On September 19, 2014, the Act on Protection of Fixed-Term and Part-time Workers (“Temporary Workers Act”) and the Act on Protection of Dispatch Workers (“Dispatch Workers Act”) were amended to offer greater protections to non-regular workers. In particular, (i) employers will be subject to greater economic implications if they receive a corrective order for discriminatory treatment of non- regular workers and (ii) part-time workers will be entitled to receive compensation for any overtime work performed.
1. Extra bite for corrective orders for discriminatory treatment
If a non-regular worker believes he or she is being discriminated in terms of employment working conditions or welfare benefits, such non-regular worker may request the Labor Relations Commission to investigate and issue a corrective order against the employer for discrimination under the Temporary Workers Act and the Dispatch Workers Act. In the past, if an employer was found liable for discriminating against a non-regular worker and a correction order was issued, it was widely recognized that the corrective order only applied to the non-regular employee who raised the discrimination claim. As a result, the receipt of a corrective order was not significant from an overall business perspective as the employer was only expected to correct the individual claim raised by the non-regular worker.
However, under the newly amended Temporary Workers Act and Dispatch Workers Act, if an employer receives a corrective order for discriminatory treatment, the Minister of Employment and Labor may review the employer’s circumstances and request that the employer apply the corrective order to all non-regular workers that qualify. If such employer fails to accept the Minister’s request, the Labor Relations Commission has the authority to issue another corrective order.
In addition, the Labor Relations Commission has the authority to issue a corrective order in the form of an “Order to Improve the Employment Rules and Collective Bargaining Agreement” to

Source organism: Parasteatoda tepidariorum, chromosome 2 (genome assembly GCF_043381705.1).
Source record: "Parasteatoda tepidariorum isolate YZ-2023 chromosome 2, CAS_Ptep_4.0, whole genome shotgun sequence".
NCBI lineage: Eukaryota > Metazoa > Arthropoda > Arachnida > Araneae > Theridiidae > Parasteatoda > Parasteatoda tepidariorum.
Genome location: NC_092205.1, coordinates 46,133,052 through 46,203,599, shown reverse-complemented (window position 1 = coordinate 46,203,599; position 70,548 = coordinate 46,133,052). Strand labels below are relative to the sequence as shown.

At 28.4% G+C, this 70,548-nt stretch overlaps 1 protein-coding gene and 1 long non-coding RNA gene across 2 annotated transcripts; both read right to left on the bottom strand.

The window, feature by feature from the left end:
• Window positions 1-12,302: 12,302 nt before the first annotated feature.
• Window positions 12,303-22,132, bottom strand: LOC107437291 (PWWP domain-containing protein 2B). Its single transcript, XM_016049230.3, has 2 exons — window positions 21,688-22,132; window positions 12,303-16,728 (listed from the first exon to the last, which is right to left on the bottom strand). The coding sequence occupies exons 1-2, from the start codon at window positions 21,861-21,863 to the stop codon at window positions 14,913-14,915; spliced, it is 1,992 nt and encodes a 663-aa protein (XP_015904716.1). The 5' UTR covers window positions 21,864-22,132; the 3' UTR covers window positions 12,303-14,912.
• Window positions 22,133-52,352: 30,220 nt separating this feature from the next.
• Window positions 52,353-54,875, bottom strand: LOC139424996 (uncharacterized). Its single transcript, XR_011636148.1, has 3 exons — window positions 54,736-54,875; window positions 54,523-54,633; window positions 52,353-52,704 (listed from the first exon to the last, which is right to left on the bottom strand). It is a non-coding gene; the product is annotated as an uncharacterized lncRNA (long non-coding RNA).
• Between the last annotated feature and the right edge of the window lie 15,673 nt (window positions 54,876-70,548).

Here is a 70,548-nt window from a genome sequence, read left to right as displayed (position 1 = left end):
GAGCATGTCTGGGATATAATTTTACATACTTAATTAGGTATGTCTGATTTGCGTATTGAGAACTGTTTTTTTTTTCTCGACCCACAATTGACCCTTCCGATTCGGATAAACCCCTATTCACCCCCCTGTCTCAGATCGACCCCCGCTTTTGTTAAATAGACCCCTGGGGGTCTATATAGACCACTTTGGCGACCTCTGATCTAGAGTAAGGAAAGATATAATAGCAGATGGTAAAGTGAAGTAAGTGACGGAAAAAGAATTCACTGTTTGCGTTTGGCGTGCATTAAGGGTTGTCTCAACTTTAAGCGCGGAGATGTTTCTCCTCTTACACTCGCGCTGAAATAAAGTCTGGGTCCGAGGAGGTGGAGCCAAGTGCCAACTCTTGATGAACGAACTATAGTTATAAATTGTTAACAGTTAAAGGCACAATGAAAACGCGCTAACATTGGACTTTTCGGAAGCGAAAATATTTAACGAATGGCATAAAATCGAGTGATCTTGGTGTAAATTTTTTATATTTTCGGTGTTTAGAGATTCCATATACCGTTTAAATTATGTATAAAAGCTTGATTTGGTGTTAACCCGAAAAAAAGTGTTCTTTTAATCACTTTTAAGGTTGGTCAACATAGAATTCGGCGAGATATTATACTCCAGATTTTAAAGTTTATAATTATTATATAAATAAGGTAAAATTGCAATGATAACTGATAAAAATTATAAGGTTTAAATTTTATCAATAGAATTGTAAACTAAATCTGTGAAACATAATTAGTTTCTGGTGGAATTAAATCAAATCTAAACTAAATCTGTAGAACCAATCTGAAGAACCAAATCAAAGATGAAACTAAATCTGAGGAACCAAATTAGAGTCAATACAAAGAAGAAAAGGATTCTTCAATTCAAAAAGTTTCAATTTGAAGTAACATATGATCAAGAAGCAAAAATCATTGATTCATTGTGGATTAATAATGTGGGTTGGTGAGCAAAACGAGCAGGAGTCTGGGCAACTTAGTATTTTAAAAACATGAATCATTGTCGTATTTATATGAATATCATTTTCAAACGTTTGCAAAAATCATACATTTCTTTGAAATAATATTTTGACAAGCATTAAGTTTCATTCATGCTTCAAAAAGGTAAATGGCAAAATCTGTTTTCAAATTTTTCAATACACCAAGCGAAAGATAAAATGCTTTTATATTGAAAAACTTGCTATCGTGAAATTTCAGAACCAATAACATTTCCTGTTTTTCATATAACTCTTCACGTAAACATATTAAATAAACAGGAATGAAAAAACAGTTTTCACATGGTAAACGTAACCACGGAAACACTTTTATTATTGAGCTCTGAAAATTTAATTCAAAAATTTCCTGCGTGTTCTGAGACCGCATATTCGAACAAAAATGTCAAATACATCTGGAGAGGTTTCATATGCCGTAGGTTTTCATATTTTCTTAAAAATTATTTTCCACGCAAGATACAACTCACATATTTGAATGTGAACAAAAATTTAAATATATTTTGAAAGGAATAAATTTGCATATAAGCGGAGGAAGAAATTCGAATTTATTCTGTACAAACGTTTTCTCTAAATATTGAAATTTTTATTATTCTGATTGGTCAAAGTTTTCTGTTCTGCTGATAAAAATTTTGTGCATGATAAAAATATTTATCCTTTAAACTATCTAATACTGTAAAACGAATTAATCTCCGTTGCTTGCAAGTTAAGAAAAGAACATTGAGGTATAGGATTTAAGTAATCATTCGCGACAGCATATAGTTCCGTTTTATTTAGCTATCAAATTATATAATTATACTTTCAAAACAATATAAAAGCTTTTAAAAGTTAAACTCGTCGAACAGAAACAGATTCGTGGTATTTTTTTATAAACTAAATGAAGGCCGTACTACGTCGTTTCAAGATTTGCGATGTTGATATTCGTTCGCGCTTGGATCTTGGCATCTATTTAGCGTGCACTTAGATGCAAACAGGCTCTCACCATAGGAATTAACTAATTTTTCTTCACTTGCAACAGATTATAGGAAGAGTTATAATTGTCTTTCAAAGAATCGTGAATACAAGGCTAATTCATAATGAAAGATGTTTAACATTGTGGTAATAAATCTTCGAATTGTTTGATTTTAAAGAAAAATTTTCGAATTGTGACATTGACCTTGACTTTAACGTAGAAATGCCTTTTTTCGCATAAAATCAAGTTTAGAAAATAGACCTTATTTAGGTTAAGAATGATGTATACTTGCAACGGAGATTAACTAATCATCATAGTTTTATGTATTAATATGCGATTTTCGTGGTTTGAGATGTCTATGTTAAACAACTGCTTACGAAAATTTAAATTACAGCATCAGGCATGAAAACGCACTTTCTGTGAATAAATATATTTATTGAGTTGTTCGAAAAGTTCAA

change the overall employment conditions of an employer. Through such measures, if an employer is responsible for discriminating against a single non-regular worker, the relevant corrective order could automatically apply to all qualified non-regular workers. As a result, under the new amendments, the consequences of discriminating against a non-regular worker could be significant depending on the number of subject workers.
2. Punitive damages
In the past, if an employer was found liable for discriminating against a non-regular worker, typically, the employer would only be responsible for direct, actual damages the non-regular worker incurred as a result of discrimination.
However, under the newly amended Temporary Workers Act, an employer that is responsible for intentional or repeated discrimination of a non-regular employee may be subject to a maximum penalty of treble damages by the Labor Relations Commission (Article 13(2) of the amended Temporary Workers Act). The imposition of punitive damages on repeat or intentional offenders is to mainly reform and deter other employers from engaging in conduct similar to that which formed the basis of the discriminatory act.
3. Compensation for overtime work performed by part-time workers
Previously, if a part-time worker was required to perform overtime work that was outside his or her fixed working hours and the total work hours performed by such worker (including overtime work) did not exceed the standard working hours provided under the Labor Standards Act (i.e., 8 hours per day or 40 hours per week), the employer was not required to provide any overtime payments to the part-time worker.
However, under the amended Temporary Workers Act, an employer must compensate a part-time worker for any overtime work performed in addition to his or her fixed working hours even in the case where such worker’s total working hours do not exceed 8 hours per day or 40 hours per week. The employer must provide overtime pay equal to at least 150% of the worker’s ordinary wage. Recognizing that many part-time workers were being forced to work outside of their fixed working hours on a regular basis, the amendments were passed into law to discourage and deter employers from continuing such employment practices.
4. Aftermath and potential solutions for employers
Recent amendments to the Temporary Workers Act and Dispatch Workers Act have expanded the scope of corrective orders for discrimination to the extent that employers may now face substantial financial implications if they are found guilty for discriminating against non-regular workers without justifiable reasonable. Accordingly, we recommend that employers thoroughly review their worker employment conditions and welfare benefits to determine whether there are any conditions or benefits that are different or being unreasonably withheld from non-regular workers. If there are, we recommend that employers take a proactive approach and voluntarily address any inconsistencies that may be interpreted as discriminatory treatment.
Employers that traditionally use a large number of part-time workers (e.g., restaurant and distribution industries) should expect their personnel costs to increase as a result of the amended laws. In order to minimize or effectively budget for such overtime costs, we believe employers should regularly evaluate the general working hours and total work hours of all part-time workers and determine whether additional workers should be hired or a more effective work shift system needs to be developed.